Article Text

Original research
Differences in minimal disease knowledge of keratoconus patients: results from an international survey
  1. Philipp B Baenninger1,2,
  2. Vito Romano3,
  3. Francisco C Figueiredo4,5,
  4. Sayali P Pradhan6,
  5. Vishal Vohra5,6,
  6. Bennie H Jeng7,
  7. Katja C Iselin1,8,
  8. Conor C Murphy8,
  9. Claude Kaufmann1,
  10. Michael A Thiel1,
  11. Lucas M Bachmann2,9
  1. 1Department of Ophthalmology, Cantonal Hospital, Lucerne, Switzerland
  2. 2Faculty of Medicine, University of Zurich, Zurich, Switzerland
  3. 3Department of Corneal and External Eye Diseases, Royal Liverpool University Hospital, Liverpool, UK
  4. 4Department of Ophthalmology, Royal Victoria Infirmary, Newcastle upon Tyne, UK
  5. 5Department of Ophthalmology, Newcastle University, Newcastle upon Tyne, UK
  6. 6Department of Ophthalmology, Newcastle Upon Tyne Hospitals NHS Foundation Trust, Newcastle Upon Tyne, UK
  7. 7Department of Ophthalmology and Visual Sciences, University of Maryland School of Medicine, Baltimore, Maryland, USA
  8. 8Department of Ophthalmology, Royal Victoria Eye and Ear Hospital, Dublin, Ireland
  9. 9Medignition AG, Zurich, Switzerland
  1. Correspondence to Dr Philipp B Baenninger; philipp.baenninger{at}


Background/aims The objective of this multicentre, multinational, prospective study was to assess the level of basic understanding that individuals with keratoconus possessed about their condition.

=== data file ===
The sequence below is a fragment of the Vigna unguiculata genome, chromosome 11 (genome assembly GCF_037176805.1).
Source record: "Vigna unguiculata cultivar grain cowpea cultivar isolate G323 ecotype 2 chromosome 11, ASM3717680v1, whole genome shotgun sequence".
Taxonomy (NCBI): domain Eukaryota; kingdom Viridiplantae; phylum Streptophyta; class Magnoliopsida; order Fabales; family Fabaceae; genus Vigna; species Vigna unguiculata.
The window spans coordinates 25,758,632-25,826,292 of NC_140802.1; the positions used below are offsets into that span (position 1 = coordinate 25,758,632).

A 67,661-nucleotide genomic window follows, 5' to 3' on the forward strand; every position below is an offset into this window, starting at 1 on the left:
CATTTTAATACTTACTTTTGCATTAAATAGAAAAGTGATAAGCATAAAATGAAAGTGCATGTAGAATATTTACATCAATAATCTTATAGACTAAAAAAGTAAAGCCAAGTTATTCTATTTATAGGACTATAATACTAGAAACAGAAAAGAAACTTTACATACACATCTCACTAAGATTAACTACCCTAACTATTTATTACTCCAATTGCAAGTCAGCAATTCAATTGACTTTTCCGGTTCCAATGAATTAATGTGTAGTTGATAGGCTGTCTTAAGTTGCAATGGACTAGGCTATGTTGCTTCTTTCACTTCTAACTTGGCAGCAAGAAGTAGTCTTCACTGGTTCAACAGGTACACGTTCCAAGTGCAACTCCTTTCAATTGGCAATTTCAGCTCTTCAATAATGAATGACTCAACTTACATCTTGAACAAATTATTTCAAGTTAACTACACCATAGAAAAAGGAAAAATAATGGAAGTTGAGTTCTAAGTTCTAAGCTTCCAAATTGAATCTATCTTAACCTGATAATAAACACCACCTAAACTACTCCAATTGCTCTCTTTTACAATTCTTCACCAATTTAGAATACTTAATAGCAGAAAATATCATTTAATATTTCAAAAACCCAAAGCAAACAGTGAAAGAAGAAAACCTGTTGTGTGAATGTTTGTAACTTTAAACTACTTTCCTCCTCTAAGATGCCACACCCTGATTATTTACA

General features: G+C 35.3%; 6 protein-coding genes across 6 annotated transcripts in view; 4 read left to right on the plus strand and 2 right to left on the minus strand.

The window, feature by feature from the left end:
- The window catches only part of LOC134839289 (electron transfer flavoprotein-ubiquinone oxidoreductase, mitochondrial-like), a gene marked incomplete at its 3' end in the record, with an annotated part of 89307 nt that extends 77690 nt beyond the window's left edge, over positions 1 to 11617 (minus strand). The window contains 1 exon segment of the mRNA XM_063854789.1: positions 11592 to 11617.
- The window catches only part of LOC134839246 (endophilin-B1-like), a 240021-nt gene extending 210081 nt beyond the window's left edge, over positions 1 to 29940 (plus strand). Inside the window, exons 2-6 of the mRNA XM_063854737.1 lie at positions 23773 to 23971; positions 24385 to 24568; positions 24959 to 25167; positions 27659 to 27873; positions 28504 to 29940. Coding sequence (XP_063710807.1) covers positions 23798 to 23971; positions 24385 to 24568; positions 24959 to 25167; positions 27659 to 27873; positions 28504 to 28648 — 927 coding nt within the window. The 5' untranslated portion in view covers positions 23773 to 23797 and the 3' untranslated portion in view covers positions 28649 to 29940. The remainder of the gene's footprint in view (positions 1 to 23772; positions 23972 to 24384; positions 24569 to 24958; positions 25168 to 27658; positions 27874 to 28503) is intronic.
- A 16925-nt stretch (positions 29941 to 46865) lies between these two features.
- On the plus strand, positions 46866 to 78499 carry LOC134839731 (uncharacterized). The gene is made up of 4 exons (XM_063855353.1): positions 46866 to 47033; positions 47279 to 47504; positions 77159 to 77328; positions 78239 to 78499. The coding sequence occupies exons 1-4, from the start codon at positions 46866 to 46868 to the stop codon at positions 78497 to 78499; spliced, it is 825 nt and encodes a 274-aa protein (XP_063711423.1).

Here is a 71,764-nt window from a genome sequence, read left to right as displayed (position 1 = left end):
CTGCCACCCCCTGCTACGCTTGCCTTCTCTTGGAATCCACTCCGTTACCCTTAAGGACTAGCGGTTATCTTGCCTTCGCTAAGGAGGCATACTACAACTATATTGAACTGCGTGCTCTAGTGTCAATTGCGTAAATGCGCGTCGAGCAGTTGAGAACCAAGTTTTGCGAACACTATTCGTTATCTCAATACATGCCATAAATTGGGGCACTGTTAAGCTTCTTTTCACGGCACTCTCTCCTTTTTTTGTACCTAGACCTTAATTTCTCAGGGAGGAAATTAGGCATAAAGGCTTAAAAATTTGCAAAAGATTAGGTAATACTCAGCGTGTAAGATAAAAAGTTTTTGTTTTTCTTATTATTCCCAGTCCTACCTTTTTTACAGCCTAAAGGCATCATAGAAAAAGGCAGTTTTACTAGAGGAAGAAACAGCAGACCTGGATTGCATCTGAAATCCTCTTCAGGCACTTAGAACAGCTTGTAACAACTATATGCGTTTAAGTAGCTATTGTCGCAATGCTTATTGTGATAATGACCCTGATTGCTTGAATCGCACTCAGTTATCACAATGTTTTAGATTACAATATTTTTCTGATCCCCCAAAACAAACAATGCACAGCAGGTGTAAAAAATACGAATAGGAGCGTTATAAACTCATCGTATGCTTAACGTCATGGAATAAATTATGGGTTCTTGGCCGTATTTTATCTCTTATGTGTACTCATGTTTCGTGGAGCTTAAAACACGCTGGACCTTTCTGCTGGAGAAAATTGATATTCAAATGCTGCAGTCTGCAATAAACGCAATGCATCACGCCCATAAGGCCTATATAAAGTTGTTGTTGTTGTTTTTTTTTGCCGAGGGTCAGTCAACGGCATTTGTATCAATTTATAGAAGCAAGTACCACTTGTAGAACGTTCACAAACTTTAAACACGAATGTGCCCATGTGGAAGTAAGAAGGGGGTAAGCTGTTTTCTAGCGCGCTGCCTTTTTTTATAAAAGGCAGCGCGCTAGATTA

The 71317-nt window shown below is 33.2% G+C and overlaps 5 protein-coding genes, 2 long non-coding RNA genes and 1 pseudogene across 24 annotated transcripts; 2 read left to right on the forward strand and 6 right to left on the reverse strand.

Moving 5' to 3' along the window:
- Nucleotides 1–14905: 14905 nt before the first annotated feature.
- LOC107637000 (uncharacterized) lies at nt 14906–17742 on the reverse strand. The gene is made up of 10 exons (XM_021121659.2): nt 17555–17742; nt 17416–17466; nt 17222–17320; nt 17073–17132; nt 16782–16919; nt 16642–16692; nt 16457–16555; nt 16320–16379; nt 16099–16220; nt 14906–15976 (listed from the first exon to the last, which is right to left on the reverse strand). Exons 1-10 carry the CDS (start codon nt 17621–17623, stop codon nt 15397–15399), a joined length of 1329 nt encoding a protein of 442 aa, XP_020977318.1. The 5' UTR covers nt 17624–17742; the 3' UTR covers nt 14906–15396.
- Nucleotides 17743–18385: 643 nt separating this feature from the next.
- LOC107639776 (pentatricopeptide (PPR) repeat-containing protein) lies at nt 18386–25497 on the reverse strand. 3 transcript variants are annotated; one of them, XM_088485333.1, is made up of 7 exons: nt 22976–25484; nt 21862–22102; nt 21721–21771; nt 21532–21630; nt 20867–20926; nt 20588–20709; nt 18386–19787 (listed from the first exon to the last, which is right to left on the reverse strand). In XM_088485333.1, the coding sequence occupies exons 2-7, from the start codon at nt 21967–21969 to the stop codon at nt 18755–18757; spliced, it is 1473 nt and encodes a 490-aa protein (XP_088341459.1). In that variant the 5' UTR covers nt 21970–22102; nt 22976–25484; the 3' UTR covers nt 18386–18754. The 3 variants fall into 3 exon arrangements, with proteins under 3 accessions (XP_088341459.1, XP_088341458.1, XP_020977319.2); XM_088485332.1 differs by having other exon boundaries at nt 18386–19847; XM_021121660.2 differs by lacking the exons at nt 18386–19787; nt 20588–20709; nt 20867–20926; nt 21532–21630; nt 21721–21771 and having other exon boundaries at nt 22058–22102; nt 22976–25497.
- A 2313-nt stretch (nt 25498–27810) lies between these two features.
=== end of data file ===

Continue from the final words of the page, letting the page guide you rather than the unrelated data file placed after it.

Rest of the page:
Methods We recruited 200 active keratoconus patients who were under regular review, and cornea specialists established a standard of ‘minimal keratoconus knowledge’ (MKK) that included an understanding of the definition, risk factors, symptoms and treatment options for the condition. We collected data from each participant regarding their clinical characteristics, highest level of education, (para)medical background and experiences with keratoconus within their social circle, and calculated the percentage of MKK attained by each patient.

Results Our findings revealed that none of the participants met the MKK standard, with the average MKK score being 34.6% and ranging from 0.0% to 94.4%. Furthermore, our study showed that patients with a university degree, previous surgical intervention for keratoconus or affected parents had a higher MKK. However, age, gender, disease severity, paramedical knowledge, disease duration and best-corrected visual acuity did not significantly affect the MKK score.

Conclusions Our study demonstrates a concerning lack of basic disease knowledge among keratoconus patients in three different countries. The level of knowledge exhibited by our sample was only one-third of what cornea specialists would typically anticipate from patients. This highlights the need for greater education and awareness campaigns surrounding keratoconus. Further research is needed to determine the most efficient approaches for enhancing MKK and subsequently improving the management and treatment of keratoconus.

  • cornea
  • medical education

Data availability statement

Data are available on reasonable request. The datasets used and/or analysed during the current study are available from the corresponding author on reasonable request. The datasets generated and/or analysed during the current study are not publicly available due institutional policy but are available from the corresponding author on reasonable request.